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    Tuesday, 22 May 2007

    The case of Chavez against RCTV (freedom of expression vs. public service broadcasting)

    The following guest posting was submitted by Masters student Diego Gonzales-Crespo. It focuses on the decision of the Venezuelan government not to renew the concession to broadcast enjoyed by a private operator (on the basis of an alleged lack of impartiality), and the replacement of this channel with a new PSB. We'd like actively to encourage comment and counterpoint. For background details, see this from the Financial Times, this from the Committee to Protect Journalists, and this from Z Magazine.


    Over the past 6 months the Venezuelan-socially-inspired government has announced that it will not renew the concession of Channel 2 concessionaire 1BC Group which owned Radio Caracas Television (RCTV). According to the government the concession is due next May 27, 2007. RCTV has had a long tradition in the development of media ever since the birth of television. Venezuelans like me can truly remember the impact of RCTV in the lives of people. But that is besides the point, so one thinks, especially when you find the true reasoning behind the government in renewing the TV plant’s concession rights and to publicly fund a public service broadcasting television station (TVes) to be its substitute.

    In an inauguration speech the newly appointed president of TVes seemed to give importance of the idea of nationality (venezolaneidad, or venezolaniticity) and the promotion of idea of socialism in contrast to capitalism. A lot of things had happened between the starting point and where it truly ends making me think about real politik of governments and their pursuit of control over media outlets.

    After the interruption of the constitutional order in April 2002 (as determined by a final decision of the Supreme Court of Justice, later criticized by the government as a turd), the government made direct accusations to RCTV of transmitting cartoons and not divulging newsworthy material indispensable to the institutional order and the protection of the constitutionally elected government. In short, RCTV collaborated directly and was partial to the attempted coup against elected president Hugo Chavez Frias in April 2002.

    According to the views of [Golding and Elliot] impartiality has to do with a disinterested approach to news lacking in motivation to shape or select material according to a particular view or opinion whilst objectivity to a complete untainted capture of the world. In this sense, the government alleges RCTV was partial. Without any previous administrative proceedings (allegedly breaching due process) the government publicly announced that it will not renew the concession of RCTV on sovereignty grounds, and announced the creation of a public service broadcasting network. Now with TVes, the government of Venezuela has a collection of media outlets, totalling almost to 5 different directly publicly funded media outlets. (VTV Channel 8, Telesur, ANtv and different community television stations).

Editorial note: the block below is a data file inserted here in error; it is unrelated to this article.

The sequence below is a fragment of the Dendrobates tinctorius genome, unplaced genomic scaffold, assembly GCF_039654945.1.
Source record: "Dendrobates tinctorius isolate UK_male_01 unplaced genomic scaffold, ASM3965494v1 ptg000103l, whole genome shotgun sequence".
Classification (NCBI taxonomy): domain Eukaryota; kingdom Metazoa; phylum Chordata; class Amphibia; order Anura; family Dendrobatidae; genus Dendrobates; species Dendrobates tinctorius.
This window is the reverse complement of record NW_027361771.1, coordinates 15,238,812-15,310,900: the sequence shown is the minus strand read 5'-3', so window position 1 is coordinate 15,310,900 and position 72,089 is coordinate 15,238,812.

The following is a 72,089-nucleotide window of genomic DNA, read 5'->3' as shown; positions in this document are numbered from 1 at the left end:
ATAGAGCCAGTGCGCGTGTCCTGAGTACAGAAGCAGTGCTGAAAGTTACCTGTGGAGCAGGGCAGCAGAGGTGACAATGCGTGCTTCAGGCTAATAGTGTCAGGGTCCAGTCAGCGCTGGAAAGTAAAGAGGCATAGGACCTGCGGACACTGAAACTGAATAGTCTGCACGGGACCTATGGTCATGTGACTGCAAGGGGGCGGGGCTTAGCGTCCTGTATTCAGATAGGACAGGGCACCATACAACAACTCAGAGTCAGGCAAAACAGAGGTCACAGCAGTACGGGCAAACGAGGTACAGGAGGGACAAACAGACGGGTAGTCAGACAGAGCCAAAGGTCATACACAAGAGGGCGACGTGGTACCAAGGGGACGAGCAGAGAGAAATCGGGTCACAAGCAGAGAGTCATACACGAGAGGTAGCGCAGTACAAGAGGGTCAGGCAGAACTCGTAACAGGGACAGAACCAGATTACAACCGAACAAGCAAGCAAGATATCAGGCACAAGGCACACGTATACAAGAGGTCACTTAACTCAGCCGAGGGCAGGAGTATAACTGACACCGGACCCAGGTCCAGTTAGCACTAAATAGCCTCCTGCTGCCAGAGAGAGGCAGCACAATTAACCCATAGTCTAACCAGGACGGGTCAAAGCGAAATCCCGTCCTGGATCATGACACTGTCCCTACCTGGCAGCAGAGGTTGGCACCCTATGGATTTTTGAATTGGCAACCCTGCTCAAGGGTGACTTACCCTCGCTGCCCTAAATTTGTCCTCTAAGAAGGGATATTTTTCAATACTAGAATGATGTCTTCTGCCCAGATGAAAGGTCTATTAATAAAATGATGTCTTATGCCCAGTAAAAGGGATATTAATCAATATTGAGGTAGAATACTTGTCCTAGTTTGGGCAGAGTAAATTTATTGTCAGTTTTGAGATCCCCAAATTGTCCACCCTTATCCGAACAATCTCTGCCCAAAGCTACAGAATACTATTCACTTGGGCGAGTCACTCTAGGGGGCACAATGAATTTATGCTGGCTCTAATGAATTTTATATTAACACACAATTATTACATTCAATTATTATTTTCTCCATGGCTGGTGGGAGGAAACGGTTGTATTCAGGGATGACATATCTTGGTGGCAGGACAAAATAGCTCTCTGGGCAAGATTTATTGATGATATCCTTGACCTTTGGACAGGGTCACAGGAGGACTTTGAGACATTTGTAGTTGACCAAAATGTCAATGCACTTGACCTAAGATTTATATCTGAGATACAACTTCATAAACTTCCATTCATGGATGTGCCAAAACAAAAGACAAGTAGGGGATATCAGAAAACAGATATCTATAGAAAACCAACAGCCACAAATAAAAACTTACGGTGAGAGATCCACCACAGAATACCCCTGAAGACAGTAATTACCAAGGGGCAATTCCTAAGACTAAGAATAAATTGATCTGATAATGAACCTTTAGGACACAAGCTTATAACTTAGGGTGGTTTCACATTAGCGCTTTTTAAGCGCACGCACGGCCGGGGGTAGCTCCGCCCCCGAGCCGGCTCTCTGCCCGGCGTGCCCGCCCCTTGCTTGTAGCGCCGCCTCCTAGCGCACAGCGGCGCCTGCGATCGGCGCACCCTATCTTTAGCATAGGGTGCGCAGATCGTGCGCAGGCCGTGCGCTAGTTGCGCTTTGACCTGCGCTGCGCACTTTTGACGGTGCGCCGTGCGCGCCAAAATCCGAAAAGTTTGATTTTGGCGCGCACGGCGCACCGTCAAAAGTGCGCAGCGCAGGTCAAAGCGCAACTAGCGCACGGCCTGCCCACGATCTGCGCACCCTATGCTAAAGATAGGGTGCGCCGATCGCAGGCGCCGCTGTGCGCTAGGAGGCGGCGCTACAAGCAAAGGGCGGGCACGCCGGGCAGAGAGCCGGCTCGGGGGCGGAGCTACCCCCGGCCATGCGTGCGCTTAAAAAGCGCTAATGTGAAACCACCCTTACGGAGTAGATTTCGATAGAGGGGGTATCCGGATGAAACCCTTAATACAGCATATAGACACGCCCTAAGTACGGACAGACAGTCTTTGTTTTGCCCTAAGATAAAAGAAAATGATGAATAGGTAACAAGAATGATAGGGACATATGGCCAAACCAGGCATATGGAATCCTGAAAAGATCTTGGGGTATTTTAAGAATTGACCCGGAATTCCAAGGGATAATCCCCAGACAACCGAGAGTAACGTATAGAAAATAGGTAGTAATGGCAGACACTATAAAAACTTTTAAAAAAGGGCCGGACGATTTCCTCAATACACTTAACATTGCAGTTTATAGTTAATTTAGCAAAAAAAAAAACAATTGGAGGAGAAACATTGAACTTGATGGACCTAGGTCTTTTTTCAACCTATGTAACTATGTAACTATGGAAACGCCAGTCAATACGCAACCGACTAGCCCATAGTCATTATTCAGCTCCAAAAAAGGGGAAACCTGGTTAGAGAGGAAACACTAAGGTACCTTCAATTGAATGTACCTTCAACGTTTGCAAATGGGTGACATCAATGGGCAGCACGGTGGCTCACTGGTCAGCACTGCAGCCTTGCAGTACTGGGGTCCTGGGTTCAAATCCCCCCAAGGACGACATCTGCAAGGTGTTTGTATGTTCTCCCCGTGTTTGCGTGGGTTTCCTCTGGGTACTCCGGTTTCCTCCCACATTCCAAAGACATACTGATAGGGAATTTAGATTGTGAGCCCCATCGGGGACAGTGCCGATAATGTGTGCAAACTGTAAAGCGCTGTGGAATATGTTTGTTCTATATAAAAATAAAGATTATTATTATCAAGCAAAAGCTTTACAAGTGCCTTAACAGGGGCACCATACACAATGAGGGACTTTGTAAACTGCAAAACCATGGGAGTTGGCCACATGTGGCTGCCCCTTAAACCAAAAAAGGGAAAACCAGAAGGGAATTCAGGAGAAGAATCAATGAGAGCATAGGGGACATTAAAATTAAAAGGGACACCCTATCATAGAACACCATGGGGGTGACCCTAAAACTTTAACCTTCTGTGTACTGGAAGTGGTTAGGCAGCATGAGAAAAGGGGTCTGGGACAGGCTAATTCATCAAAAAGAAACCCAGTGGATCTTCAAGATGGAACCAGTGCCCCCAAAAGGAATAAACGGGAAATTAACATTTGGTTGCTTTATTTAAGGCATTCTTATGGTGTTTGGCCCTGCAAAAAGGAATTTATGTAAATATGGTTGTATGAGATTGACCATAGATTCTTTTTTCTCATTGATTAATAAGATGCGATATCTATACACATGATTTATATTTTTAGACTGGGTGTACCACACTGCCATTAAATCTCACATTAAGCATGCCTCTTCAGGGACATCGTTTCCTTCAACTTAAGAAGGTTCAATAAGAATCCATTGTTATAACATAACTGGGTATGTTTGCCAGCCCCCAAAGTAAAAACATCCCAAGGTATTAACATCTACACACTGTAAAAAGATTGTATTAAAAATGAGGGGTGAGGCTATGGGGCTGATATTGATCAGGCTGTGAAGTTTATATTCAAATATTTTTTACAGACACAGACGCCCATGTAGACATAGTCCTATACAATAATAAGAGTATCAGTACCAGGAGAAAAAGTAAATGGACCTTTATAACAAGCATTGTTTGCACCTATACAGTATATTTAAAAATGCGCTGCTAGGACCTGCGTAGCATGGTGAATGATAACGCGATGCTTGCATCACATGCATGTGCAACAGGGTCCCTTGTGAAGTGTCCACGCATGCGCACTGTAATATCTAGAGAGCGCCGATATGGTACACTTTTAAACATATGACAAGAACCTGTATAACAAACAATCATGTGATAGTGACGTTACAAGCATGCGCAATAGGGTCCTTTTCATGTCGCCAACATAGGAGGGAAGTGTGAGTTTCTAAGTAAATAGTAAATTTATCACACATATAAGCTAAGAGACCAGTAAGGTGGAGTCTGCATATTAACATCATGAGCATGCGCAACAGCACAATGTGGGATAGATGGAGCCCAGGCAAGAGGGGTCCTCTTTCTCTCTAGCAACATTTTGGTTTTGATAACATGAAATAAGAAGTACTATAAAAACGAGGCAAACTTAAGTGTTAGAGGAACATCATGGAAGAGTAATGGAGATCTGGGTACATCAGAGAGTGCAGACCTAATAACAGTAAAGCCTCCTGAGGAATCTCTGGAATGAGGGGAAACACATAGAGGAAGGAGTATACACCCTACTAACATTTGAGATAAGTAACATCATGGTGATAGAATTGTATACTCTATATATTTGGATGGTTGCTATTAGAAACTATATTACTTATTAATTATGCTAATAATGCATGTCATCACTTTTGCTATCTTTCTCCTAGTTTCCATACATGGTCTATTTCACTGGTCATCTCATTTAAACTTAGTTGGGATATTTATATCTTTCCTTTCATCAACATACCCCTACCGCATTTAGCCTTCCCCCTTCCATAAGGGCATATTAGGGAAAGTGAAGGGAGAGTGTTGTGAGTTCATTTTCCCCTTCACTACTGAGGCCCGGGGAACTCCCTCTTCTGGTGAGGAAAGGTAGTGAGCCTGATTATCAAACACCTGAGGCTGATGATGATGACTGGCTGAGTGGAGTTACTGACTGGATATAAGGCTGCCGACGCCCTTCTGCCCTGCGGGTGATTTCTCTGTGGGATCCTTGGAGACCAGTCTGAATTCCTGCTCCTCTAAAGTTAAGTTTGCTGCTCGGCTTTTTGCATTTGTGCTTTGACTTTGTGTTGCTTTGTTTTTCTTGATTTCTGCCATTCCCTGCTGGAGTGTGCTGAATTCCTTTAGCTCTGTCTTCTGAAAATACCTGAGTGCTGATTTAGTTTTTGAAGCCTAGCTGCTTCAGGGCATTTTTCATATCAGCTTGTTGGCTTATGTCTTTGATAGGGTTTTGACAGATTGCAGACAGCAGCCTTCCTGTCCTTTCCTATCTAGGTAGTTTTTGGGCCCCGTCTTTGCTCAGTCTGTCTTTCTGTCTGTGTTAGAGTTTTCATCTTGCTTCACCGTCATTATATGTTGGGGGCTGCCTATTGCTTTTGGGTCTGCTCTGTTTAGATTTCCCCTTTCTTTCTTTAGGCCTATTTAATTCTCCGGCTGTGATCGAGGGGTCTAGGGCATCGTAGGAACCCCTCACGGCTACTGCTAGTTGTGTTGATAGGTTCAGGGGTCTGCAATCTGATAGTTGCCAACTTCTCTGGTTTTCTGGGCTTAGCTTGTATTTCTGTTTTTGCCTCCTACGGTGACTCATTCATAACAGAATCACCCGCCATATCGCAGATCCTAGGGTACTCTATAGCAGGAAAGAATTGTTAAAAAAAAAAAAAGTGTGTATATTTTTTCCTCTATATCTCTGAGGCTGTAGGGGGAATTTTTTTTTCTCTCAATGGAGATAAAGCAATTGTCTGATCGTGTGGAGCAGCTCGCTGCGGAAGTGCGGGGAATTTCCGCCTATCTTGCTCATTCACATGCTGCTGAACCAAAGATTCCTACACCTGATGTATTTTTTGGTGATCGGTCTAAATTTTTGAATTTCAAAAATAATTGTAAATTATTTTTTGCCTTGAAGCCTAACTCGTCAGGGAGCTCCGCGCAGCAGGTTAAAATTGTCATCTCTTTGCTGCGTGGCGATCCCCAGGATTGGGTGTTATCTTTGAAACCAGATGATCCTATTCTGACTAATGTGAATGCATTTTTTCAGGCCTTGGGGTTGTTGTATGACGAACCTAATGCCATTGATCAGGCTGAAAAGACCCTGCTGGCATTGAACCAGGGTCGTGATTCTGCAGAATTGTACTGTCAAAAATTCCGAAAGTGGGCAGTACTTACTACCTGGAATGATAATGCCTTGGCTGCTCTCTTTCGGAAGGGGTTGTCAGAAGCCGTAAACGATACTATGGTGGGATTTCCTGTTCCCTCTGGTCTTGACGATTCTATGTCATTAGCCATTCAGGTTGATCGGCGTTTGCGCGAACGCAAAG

RCTV supporters have rallied throughout the streets of Caracas, even unveiling the biggest poster in Latin America for the protection of freedom of expression. The true meaning, they fear, is that the government is sending a message to all media outlets including journalists, either they support the government or they will be shut up, -or down as in the case of RCTV. They argue that this would be a breach of freedom of expression, but also to the protection of private property. RCTV attorneys filed a constitutional action before the Supreme Court of Justice but to no [political] avail. The Court seems to be on Chavez’s behalf. Even though it seems that due process has been violated when the President has announced in different public scenarios and even made a mockery that he will not renew the concession. Additionally, this has created impasses with the Secretary of the Organization of American States (OAS), the Latin American Press Council, including a group of representatives of the European Council.

    The question in my mind, is how can a government truly justify the renewal of a concession right legally granted? The answer can not be acquired rights, but also has to shy away from the scarcity rationale, especially when you consider that the government already controls and publicly funds more than enough media outlets. Concerning the argument of the public service broadcasting for the creation of the new formed TVes, it assumes, according to [Born and Prosser – (2001) Modern Law Review, 64, 5], the promotion of citizenship, universality and quality of services and output. So far the government has tried to spin the argument of freedom of expression into the need for the promotion of the venezolanicity and socialist ideas to contrast capitalism. In my views not enough justifications for more public service broadcasting while hiding its true intentions. That is a message to everyone else…don’t be like RCTV.

    Diego Gonzales-Crespo


    Anonymous said...

    The Guardian carried a story this week on precisely this issue in Venezuela, although the subs have perhaps underplayed its importance - see Chávez silences critical TV station - and robs the people of their soaps

    Anonymous said...

    From the Venezuela Information Centre:

    Leading voices in Britain call for respect for Venezuelan government's RCTV decision.

    Prominent figures including Members of Parliament, Nobel Prize for literature winner Harold Pinter, film-maker John Pilger and Tony Benn have called for support for the Venezuelan government's decision not to renew the licence of the RCTV television station. Academics, trade unionists and student leaders also backed the call.